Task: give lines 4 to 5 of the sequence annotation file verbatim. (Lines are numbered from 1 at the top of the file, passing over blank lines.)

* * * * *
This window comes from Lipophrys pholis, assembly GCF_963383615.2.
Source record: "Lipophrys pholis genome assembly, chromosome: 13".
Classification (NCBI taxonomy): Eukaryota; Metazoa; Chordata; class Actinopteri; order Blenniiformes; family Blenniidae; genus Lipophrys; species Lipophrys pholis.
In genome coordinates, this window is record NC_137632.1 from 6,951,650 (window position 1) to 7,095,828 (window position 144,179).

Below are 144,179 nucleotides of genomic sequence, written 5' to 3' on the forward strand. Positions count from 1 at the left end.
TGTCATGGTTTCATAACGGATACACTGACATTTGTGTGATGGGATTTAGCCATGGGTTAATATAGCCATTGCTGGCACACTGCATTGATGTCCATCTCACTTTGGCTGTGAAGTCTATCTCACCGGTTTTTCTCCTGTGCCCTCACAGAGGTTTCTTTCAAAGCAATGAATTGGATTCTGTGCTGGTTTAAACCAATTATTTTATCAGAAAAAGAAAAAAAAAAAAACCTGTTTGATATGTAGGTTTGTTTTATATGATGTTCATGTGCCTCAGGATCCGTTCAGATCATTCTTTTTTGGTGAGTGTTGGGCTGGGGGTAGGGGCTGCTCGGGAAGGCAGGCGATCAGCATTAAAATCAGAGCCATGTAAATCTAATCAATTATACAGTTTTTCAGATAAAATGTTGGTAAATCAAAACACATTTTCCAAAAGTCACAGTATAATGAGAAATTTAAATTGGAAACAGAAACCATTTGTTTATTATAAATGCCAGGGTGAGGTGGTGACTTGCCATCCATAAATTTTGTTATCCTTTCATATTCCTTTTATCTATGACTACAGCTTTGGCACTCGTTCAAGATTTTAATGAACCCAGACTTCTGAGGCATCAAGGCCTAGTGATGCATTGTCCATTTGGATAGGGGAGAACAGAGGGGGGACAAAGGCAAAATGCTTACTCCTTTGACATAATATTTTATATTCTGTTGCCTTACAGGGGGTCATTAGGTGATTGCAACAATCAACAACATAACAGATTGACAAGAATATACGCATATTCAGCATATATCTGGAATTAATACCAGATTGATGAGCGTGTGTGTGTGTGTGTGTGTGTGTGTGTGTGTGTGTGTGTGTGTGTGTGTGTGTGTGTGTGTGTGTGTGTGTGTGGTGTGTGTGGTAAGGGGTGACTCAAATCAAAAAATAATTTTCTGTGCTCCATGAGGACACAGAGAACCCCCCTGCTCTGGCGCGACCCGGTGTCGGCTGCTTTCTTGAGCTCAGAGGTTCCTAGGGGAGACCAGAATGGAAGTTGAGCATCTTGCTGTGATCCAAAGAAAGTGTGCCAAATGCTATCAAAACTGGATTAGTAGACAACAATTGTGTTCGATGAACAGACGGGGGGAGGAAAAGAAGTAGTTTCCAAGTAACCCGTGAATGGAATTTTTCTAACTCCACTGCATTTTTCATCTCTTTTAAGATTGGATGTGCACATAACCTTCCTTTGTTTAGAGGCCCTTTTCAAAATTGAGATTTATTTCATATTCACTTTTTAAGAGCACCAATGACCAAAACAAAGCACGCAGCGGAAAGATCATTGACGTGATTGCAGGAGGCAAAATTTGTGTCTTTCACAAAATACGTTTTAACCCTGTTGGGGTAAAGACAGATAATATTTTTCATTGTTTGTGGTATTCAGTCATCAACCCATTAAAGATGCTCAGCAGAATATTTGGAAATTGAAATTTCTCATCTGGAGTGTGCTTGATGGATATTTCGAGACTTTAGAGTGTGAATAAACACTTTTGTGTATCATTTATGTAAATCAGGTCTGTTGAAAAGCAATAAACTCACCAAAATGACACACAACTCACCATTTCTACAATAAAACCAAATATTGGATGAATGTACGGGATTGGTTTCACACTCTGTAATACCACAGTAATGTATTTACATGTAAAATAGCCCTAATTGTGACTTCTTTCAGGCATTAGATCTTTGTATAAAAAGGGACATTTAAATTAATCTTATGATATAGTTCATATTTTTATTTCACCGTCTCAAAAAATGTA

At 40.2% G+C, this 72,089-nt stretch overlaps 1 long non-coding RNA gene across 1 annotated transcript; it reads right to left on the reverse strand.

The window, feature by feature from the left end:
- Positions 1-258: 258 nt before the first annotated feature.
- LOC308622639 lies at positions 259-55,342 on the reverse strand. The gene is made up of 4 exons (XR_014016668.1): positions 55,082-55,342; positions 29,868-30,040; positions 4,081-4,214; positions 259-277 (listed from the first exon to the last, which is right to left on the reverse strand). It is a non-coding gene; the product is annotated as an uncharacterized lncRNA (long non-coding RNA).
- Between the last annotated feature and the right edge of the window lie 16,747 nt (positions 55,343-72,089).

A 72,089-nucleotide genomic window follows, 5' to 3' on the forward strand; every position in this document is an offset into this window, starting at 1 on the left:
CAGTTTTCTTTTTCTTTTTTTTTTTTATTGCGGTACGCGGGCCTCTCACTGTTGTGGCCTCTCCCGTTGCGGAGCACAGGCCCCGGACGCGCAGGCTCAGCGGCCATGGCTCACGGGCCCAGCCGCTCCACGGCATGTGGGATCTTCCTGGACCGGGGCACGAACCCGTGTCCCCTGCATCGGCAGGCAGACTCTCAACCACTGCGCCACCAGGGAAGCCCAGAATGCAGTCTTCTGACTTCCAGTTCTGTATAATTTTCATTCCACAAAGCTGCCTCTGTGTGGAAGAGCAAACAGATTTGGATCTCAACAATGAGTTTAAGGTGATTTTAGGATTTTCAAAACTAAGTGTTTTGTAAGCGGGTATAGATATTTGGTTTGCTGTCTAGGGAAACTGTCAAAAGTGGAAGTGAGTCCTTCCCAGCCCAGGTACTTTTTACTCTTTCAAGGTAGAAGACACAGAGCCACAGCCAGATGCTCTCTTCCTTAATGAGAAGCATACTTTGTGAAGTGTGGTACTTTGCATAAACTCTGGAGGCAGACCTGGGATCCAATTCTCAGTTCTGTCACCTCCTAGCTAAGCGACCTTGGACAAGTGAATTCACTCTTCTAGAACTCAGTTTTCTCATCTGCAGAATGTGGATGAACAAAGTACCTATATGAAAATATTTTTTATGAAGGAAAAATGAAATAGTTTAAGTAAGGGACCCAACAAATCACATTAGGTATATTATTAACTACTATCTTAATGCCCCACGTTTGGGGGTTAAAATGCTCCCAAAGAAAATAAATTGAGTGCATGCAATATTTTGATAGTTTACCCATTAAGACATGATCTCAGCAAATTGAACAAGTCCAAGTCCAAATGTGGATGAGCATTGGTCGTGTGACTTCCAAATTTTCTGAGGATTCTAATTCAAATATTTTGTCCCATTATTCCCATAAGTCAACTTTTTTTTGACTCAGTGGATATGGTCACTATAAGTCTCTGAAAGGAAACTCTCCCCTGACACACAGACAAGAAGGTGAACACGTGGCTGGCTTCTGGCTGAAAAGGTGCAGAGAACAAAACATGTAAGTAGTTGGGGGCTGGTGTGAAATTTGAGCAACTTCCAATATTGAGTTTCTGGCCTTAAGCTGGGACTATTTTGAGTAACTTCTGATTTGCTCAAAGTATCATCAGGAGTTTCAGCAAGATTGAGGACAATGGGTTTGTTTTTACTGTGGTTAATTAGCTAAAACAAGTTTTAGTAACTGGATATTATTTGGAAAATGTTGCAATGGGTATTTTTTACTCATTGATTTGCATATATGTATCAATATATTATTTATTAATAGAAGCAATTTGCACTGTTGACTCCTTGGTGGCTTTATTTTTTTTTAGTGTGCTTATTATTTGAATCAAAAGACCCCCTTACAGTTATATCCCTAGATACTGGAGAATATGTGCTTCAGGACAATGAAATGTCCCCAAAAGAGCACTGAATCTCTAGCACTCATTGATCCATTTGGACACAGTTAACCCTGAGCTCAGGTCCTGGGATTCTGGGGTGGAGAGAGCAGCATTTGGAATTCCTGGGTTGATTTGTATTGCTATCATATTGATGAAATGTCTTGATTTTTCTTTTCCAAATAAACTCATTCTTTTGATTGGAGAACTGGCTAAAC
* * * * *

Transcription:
In genome coordinates, this window is record NC_137632.1 from 6,951,650 (window position 1) to 7,095,828 (window position 144,179).

Below are 144,179 nucleotides of genomic sequence, written 5' to 3' on the forward strand. Positions count from 1 at the left end.